Rural environmentalists protest abuses at FERC Rally
Washington, D.C. — On September 20, a monthly crowd of protesters gathered in front of the Federal Energy Reserve Commission (FERC) building. The last time groups like the Stop the Pipeline met it was before the FERC had instituted a No-Quorum Period between February 9, 2017 through August 9, 2017. During this period, much of FERC’s orders and settlements were completed by the staff. Today’s meeting of the FERC Commissioners was scheduled at 10:00am and the public was intent upon being present.
Earlier in September two new Commissioners had moved to Senate consideration, Kevin McIntyre (nominated by President Trump) and Rick Glick (nominated by Senator Cantwell and Senator Schumer), however their confirmations remain to be set.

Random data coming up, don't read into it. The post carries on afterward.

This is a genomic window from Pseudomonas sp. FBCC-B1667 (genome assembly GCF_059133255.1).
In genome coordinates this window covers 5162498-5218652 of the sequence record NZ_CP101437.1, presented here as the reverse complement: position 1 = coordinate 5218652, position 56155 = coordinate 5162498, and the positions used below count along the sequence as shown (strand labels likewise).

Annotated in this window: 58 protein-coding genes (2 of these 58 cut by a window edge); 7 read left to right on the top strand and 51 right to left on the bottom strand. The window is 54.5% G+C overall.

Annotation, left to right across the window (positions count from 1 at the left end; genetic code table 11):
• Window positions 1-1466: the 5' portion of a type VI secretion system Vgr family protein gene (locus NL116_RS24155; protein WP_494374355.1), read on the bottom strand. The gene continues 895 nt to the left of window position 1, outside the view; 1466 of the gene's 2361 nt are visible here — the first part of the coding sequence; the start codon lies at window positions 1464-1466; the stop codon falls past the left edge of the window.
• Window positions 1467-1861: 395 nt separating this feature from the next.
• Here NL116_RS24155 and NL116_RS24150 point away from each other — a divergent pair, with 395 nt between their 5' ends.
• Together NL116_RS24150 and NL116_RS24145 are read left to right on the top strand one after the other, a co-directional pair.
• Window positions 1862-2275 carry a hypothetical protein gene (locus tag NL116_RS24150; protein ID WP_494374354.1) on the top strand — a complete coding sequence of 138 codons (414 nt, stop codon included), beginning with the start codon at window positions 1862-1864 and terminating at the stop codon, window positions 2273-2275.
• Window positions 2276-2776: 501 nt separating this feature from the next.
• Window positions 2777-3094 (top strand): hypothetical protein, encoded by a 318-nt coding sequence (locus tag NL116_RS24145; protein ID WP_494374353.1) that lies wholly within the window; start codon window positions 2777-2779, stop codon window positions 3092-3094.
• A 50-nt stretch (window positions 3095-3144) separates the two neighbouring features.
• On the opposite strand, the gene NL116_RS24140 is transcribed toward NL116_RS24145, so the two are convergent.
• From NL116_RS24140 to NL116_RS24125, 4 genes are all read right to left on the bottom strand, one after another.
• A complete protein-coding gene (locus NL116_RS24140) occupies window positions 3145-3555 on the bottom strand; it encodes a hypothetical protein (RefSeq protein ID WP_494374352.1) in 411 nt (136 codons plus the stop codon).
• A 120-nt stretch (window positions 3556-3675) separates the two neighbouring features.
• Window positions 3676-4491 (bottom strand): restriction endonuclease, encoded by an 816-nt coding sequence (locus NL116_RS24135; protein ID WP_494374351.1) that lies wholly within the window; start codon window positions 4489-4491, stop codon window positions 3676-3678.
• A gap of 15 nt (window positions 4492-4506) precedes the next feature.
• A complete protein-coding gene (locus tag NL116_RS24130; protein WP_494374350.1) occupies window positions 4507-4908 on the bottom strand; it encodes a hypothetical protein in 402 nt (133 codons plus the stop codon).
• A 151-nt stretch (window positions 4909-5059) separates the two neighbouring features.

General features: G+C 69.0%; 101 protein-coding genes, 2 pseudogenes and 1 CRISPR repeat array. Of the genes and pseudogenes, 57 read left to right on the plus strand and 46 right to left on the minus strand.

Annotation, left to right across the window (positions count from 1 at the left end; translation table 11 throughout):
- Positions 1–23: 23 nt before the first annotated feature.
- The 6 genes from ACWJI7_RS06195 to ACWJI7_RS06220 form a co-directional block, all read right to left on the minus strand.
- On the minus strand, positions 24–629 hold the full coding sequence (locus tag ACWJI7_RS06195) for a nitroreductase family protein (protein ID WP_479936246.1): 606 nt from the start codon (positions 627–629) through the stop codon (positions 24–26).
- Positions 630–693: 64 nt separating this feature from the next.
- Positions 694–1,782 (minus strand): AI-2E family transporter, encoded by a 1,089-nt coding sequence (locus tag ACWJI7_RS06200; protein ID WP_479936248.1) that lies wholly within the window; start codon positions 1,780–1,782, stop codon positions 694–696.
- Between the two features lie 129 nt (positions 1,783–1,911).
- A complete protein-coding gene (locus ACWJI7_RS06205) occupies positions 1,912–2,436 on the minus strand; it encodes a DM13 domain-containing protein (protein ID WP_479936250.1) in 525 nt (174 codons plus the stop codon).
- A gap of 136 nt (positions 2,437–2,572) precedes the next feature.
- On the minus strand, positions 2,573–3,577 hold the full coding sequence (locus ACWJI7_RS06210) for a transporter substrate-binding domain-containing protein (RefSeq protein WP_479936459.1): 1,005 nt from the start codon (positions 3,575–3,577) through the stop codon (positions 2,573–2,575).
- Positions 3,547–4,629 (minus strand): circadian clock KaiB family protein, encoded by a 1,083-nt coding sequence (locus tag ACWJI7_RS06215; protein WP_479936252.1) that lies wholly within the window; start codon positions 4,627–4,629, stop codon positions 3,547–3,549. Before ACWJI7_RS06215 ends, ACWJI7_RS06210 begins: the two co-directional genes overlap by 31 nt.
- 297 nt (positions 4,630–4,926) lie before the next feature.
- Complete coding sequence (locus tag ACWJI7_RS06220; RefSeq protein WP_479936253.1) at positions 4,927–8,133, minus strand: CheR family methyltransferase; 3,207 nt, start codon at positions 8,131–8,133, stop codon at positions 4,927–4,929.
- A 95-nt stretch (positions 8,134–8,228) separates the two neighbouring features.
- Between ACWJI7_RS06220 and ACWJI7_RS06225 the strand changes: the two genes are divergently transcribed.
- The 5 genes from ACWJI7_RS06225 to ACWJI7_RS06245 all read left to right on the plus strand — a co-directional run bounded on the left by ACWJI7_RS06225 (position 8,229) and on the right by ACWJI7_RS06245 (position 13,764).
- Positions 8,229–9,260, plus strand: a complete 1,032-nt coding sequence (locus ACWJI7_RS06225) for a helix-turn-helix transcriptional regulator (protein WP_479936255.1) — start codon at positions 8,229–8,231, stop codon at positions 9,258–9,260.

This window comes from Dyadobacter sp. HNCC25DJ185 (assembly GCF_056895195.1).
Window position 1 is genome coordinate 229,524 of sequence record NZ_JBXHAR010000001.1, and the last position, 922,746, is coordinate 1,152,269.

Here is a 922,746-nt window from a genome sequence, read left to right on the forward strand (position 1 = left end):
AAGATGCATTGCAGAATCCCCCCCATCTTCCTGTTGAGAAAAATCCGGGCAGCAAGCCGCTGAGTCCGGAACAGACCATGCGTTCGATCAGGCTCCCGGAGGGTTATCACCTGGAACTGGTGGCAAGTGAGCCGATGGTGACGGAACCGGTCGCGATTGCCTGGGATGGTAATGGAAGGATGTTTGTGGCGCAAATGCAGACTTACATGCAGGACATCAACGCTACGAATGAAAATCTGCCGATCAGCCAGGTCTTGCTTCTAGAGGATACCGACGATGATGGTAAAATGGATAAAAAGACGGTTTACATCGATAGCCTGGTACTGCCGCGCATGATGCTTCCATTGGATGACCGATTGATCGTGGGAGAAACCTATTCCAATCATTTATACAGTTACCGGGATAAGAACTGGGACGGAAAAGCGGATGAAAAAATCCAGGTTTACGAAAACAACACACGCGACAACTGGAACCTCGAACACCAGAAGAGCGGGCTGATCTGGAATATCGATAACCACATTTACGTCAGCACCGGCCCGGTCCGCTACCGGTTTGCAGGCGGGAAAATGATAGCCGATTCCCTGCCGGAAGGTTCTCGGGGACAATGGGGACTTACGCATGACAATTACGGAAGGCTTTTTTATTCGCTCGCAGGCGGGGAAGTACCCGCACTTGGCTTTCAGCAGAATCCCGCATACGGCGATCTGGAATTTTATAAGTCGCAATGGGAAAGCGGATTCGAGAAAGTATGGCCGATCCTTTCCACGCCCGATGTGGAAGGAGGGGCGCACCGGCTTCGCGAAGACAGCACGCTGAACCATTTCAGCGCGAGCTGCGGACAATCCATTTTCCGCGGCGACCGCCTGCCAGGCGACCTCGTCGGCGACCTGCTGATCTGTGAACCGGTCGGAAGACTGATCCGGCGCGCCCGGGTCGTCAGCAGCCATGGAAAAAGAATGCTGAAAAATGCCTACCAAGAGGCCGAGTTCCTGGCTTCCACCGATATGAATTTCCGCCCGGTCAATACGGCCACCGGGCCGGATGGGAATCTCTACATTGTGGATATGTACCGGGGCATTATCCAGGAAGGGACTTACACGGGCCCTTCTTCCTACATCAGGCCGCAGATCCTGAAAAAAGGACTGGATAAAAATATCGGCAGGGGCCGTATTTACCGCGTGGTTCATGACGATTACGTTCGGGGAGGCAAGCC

At 8:30am, protesters began brandishing their signs, banners, and even paper-sculptures. Leaflets were handed out detailing how FERC abuses its power, people, states, the climate and the law. Over 143 environmental groups and organizations endorsed letters to Congress demanding a halt to Trump’s Dirty Energy Agenda which includes advancing pro-industry Commissioners, rolling back environmental regulations, and speeding up review timelines.
Environmentalists, rural landowners, and experts claim that issues regarding FERC conflicts of interest, and gas companies harming or endangering public health are being ignored. Trump’s America First Energy policy also promotes energy development as a public good while limiting public hearings.